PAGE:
Buddhist books like ‘Pali-pitaka’, mahabagga, Avadana shataka mentioned ganas and sanghas. During Buddha's period India had 116 ganasanghas. In Buddhist times, Gaṇas were assemblies of the Sanghas, early democratic republics known as Gaṇa-rājyas "rule of the assembly", a term paralleling demo-kratia or soviet republic; the term was revived in the official name of the Republic of India. Buddhaghosa mentions the palaces of the Ganadeva-puttas among those seen by King Nemi as Mātali led him through the world of the devas; this term seems to be absent in the corresponding Jātaka. It is possible. Gaṇa sangha Ganachakra Ganatantra Ganesha Genos The Ganas: Hooligans of Heaven
Ronald Enmanuel Guzmán Rodríguez is a Dominican professional baseball first baseman for the Texas Rangers of Major League Baseball. Guzmán signed with the Texas Rangers as an international free agent in 2011, along with Nomar Mazara, he made his professional debut in 2012 with the Arizona League Rangers of the Rookie-level Arizona League. He played for the Hickory Crawdads of the Class A South Atlantic League in 2013, 2014 and at the start of 2015, he finished 2015 with the High Desert Mavericks of the Class A-Advanced California League and played in the Arizona Fall League after the season. In 2016, Guzmán played for the Frisco RoughRiders of the Class AA Texas League and for the Round Rock Express of the Class AAA Pacific Coast League, he posted a combined stat line of.274/.333/.449/.782 with 16 home runs and 67 RBI. In 2016 he was appeared in the All-Star Futures Game; the Rangers added him to their 40-man roster after the 2016 season. Guzman spent the 2017 season with the Round Rock Express, posting a stat line of.298/.372/.434/.806 with 12 home runs and 62 RBI.
After the 2017 season, the Rangers organization named him their 2017 Tom Grieve Player of the Year. Guzman returned to the Round Rock Express to start the 2018 season, playing in 5 games with them before being recalled to the major leagues for the first time; the Rangers promoted Guzmán to the major leagues on April 13, 2018. He hit his first major league home run on April 14, 2018 to tie a game against the Houston Astros in the top of the 8th inning. On August 10, 2018, he became the first rookie to hit 3 home runs against the New York Yankees in the Bronx, it was his father's first time seeing his son play in a professional game. Guzman finished his rookie season with a.235/.306/.416/.722 batting line with 16 home runs and 58 RBI in 123 games. Coming out of the 2019 Spring Training, Guzmán was named the Rangers' starting first baseman. However, he was placed on the 10-day injured list on April 2019, with a right hamstring strain, he was reactivated off the IL on May 9. However, after posting a.193/.282/.396/.678 battling line during the first four months of the season, he was optioned to Triple-A Nashville on July 23.
After slashing an impressive.316/.409/.518/.927 batting line at Nashville, he was called up on September 1 to become the Rangers' everyday first baseman. Guzmán would finish the 2019 season batting.219/.308/.414/.723 with 10 home runs and 36 RBI in 87 games. In 2014, Guzman was home in the Dominican Republic driving his vehicle when he collided with a motorcycle; the crash resulted in the death of the driver of the motorcycle. Guzman did not face any charges from the incident, as the police determined that the motorcycle driver had failed to stop at an intersection. Guzman has one daughter, named Charlotte. Career statistics and player information from MLB, or ESPN, or Baseball-Reference, or Fangraphs, or Baseball-Reference Ronald Guzmán on Twitter Ronald Guzmán on Instagram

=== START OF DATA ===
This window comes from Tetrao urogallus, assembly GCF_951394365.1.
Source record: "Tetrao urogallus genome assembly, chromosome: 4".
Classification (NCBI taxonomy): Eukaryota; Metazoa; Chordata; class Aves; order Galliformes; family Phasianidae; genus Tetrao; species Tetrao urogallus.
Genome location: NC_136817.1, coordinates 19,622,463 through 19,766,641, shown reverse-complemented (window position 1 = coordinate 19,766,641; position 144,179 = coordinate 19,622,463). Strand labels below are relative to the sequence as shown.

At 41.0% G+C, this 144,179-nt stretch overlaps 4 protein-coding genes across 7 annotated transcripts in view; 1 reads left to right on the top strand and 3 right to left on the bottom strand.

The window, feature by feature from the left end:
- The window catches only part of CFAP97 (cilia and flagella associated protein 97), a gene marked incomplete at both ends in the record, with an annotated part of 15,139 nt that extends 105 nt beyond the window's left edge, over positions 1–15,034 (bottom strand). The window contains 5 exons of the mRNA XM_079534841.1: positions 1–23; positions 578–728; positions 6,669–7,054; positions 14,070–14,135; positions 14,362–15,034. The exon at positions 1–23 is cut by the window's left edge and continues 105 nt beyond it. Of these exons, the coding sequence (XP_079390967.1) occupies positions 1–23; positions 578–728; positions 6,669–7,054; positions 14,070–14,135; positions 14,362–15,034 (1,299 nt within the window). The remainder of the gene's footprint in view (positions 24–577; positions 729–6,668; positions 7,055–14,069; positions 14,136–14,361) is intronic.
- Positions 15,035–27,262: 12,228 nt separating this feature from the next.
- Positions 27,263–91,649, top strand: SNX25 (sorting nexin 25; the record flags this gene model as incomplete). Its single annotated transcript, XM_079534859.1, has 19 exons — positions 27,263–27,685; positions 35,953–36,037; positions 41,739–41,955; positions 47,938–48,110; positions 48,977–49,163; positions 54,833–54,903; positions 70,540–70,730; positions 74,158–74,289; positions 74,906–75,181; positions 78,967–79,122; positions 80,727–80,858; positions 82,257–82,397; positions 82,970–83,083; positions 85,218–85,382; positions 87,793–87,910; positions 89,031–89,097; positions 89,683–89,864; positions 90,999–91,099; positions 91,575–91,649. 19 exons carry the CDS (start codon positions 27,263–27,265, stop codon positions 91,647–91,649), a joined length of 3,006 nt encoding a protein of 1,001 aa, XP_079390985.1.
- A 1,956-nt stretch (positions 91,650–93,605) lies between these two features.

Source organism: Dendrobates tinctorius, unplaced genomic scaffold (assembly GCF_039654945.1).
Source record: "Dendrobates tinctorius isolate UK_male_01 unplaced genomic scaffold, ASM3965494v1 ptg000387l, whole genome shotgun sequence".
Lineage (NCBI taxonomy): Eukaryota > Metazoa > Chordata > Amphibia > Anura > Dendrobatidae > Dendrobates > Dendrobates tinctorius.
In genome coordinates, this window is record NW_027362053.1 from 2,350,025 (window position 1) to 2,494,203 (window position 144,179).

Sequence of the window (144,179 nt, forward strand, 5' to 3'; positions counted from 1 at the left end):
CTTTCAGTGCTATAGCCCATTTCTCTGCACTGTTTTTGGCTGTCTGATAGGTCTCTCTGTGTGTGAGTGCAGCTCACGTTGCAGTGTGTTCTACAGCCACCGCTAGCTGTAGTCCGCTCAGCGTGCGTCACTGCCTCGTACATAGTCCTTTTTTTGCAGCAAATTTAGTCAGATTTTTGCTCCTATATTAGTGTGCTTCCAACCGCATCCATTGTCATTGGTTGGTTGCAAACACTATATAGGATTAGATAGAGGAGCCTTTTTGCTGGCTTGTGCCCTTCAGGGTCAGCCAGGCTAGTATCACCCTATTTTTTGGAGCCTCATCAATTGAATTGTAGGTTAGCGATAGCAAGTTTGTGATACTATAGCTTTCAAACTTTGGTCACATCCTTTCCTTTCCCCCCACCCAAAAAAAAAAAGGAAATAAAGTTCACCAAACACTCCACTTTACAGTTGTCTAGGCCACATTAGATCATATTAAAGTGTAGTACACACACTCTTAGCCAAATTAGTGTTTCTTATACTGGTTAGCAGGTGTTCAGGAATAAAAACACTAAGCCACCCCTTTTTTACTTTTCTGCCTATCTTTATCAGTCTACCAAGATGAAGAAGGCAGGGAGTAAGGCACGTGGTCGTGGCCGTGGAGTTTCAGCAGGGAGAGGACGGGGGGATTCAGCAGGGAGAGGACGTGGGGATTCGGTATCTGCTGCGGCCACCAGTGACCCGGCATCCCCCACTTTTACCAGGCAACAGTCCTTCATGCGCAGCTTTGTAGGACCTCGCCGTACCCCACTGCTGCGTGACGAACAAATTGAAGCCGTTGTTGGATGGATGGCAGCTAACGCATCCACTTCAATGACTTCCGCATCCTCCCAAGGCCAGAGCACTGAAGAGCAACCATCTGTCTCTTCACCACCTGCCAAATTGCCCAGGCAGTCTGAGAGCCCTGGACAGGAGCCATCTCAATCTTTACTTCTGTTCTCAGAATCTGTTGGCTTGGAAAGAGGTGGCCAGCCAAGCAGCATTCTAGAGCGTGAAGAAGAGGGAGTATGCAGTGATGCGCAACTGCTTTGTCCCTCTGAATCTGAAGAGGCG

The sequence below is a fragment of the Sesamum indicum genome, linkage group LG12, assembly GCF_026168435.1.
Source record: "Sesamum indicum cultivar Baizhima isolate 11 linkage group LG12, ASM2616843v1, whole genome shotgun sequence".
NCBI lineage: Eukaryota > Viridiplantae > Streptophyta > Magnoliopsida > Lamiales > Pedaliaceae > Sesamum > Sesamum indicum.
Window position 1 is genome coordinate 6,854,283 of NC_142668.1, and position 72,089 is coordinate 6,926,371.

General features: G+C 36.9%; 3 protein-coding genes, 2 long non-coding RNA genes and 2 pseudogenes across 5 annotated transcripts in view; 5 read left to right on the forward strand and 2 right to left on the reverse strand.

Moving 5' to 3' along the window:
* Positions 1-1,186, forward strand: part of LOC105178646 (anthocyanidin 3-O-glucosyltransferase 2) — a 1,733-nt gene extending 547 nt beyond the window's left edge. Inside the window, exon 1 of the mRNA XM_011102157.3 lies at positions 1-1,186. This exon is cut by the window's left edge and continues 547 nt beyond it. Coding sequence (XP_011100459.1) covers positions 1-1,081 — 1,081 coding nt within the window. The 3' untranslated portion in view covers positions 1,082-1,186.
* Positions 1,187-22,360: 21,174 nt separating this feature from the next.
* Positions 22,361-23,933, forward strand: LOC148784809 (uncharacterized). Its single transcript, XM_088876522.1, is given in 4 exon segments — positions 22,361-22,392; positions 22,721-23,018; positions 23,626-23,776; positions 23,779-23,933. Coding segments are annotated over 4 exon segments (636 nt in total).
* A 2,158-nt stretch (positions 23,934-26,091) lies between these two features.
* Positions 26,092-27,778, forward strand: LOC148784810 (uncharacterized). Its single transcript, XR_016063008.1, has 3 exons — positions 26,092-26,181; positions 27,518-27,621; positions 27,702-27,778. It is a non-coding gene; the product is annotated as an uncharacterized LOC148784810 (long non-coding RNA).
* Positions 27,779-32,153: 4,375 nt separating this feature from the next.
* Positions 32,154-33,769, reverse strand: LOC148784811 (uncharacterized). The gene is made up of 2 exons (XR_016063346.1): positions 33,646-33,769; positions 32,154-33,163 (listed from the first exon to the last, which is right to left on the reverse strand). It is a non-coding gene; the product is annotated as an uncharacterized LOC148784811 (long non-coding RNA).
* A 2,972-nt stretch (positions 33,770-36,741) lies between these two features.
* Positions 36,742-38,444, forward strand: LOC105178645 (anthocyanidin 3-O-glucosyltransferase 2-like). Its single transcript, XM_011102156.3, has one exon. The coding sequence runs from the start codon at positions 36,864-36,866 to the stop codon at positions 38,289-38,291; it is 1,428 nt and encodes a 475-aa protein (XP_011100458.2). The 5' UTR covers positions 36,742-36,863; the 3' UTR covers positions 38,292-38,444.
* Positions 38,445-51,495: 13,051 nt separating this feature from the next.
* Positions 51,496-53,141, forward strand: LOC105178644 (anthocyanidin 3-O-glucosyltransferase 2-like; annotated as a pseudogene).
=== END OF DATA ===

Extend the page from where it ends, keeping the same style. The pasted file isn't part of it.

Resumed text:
Michael Graham Saunders, M. D. was a Neurophysiologist, Medical Doctor, Medical Researcher, fundamental in the development of the Electroencephalography, as well as a strong advocate for the advancement of computer use in medicine. He was born in London, England to Eric Graham Saunders and Rose Kate Gasson, received his early education at Launceston College, Cornwall, he attended Victoria University of Manchester, attaining a B. Sc. in 1940 in anatomy and physiology ]. B.. Ch. B. 1944. Sc. 1944 in physiology and M. D. in 1964. Dr. and Mrs. Saunders left England and came to Winnipeg, Manitoba in April 1949, he was appointed Assistant professor of Physiology specializing in Neurophysiology at the University of Manitoba, Director of the Electroencephalography Departments of the Winnipeg General Hospital and Children's Hospital and consultant EEG Services to the Department of Health, Province of Manitoba and to the St. Boniface General Hospital; as his wife was a graduate physiotherapist, Dr. Saunders' early interests in this area led to an appointment as Director of the Electromyography department of the Manitoba Rehabilitation Hospital.
In 1941 he was a founder member of the EEG Society. He held executive positions in several organizations, he was an honorary member of the Canadian Physiotherapy Association. He was Procedural Counselor, delegate-at-large, Chairman of the Rules Committee for the Vienna meeting of the International Federation of Societies for Encephalography and Clinical Physiology. Saunders was a founding member of the Canadian Board of Registration of Electroencephalograph Technologists, founded in 1972, he died on April 4, 1975
The Cox-Hord House is a three-story brick structure in Maysville, Kentucky designed by Cincinnati architect, Edwin Anderson, built in 1880 at a cost of $49,000. The architectural style is eclectic with elements of Victorian Gothic and Victorian Romanesque, it is considered an excellent example of the "Mauve Decade" due to the "use of the finest materials and superb workmanship". Ceiling heights are 10' on the third. A variety of wood was used for interior trim including light and dark walnut, fruit wood and ebony; the house was built in 1880 for Andrew Cox and his wife, Mary Thomas Cox, daughter of a local distiller. In 1897, it was sold to wholesaler Milton Russell, sold again in 1926 to Ferdinand Hechinger for his daughter, Rebekah H. Hord,Rebekah Hord was active in Maysville civic affairs and is noted as the first elected female mayor in Kentucky, serving from 1951 to 1962. Hord's daughter and grandson were elected Mayor of Maysville in 1986 and 1999 respectively